United States: New Jersey Tax Court Allows Taxpayer To Revise Federal Adjusted Basis For Corporation Business Tax Purposes

The New Jersey Tax Court allowed an automobile leasing company to revise its federal adjusted basis when calculating gain from the sale of its assets for New Jersey corporation business tax (CBT) purposes to account for depreciation deductions that resulted in no state tax benefit.1 Also, the Tax Court struck down a regulation promulgated by the New Jersey Division of Taxation to the extent that it purported to limit New Jersey's decoupling from federal bonus depreciation to property acquired on or after January 1, 2002. Finally, the Division's removal under the "throwout rule" of the taxpayer's receipts sourced to Nevada, South Dakota and Wyoming from the denominator of the sales factor was determined to be erroneous.


The taxpayer, a California corporation which operated a vehicle leasing business in numerous states including New Jersey, facilitated the financing of lease transactions entered into by affiliated automobile dealers and their consumers. In a typical lease transaction, an automobile dealer entered into a lease agreement with a consumer for a vehicle. After the taxpayer bought the leased vehicle from the dealer, the taxpayer was assigned the lease agreement and collected the lease payments from the consumer. At the completion of the lease, the taxpayer sold the used vehicle.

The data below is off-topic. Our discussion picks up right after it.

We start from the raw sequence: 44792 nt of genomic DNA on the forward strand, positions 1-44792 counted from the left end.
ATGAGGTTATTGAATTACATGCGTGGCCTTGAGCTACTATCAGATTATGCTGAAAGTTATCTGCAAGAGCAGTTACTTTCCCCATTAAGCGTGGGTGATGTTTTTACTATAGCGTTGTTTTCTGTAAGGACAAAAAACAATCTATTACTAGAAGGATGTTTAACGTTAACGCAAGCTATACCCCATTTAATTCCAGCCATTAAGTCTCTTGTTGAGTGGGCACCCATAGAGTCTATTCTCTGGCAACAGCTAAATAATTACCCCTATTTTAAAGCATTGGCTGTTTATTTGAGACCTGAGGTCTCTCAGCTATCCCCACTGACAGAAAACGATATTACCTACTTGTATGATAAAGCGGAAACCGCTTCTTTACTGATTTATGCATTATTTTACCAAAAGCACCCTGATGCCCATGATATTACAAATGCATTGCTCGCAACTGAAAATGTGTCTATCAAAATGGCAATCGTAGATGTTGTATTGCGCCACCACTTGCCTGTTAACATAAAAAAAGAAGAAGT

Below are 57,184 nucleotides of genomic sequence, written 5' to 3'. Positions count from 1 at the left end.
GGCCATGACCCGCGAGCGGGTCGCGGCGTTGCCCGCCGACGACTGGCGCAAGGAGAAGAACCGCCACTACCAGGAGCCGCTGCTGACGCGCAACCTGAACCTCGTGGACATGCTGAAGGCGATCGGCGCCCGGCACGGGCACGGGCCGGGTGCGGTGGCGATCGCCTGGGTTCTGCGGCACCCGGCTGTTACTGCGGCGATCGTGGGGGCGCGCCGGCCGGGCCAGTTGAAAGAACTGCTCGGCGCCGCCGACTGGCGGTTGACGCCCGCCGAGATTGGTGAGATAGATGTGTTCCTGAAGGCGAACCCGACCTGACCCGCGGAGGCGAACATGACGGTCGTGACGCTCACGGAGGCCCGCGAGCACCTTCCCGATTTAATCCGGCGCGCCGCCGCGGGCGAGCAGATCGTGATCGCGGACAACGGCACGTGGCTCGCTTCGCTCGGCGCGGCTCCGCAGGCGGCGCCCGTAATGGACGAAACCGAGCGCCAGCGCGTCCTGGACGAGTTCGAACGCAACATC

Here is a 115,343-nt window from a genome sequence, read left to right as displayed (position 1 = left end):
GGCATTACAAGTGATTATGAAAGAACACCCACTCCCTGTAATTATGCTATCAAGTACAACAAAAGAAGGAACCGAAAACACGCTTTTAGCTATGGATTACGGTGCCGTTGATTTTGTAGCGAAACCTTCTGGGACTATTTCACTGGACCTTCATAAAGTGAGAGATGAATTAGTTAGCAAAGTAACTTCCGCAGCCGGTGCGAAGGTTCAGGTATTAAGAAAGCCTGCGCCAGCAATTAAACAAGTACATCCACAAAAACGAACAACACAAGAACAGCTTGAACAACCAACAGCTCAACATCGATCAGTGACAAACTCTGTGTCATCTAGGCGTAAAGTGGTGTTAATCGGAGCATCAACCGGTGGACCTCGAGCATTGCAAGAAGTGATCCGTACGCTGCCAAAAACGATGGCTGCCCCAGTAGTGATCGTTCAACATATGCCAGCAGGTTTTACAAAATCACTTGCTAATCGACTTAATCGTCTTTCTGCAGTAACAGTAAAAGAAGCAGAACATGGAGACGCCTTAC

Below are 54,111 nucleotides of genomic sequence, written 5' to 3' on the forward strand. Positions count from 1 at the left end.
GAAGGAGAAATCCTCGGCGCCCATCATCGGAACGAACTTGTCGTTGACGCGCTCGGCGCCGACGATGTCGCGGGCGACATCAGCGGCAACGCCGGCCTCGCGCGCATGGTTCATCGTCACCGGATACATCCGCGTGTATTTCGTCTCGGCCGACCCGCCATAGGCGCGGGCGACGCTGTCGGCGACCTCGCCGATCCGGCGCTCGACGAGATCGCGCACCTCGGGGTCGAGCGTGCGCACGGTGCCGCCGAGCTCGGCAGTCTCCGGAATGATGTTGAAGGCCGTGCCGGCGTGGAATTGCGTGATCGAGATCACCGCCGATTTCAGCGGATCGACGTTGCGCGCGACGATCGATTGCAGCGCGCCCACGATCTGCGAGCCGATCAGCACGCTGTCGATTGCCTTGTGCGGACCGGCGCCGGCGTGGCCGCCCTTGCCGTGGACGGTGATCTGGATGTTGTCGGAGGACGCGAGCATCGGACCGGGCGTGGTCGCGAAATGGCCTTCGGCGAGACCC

For federal income tax purposes, the taxpayer subtracted the cost of its leased vehicles through depreciation deductions. To determine the taxpayer's gain when it sold a vehicle,2 the basis of the vehicle was adjusted downward to reflect the depreciation deductions.3 The reduction of the basis had the effect of increasing the taxpayer's gain when the vehicle was sold because its gain was the excess of the proceeds over the adjusted basis. The lower basis provided for depreciation recovery when a vehicle was sold by increasing the gain realized from the sale by the amount of the used and allowable depreciation.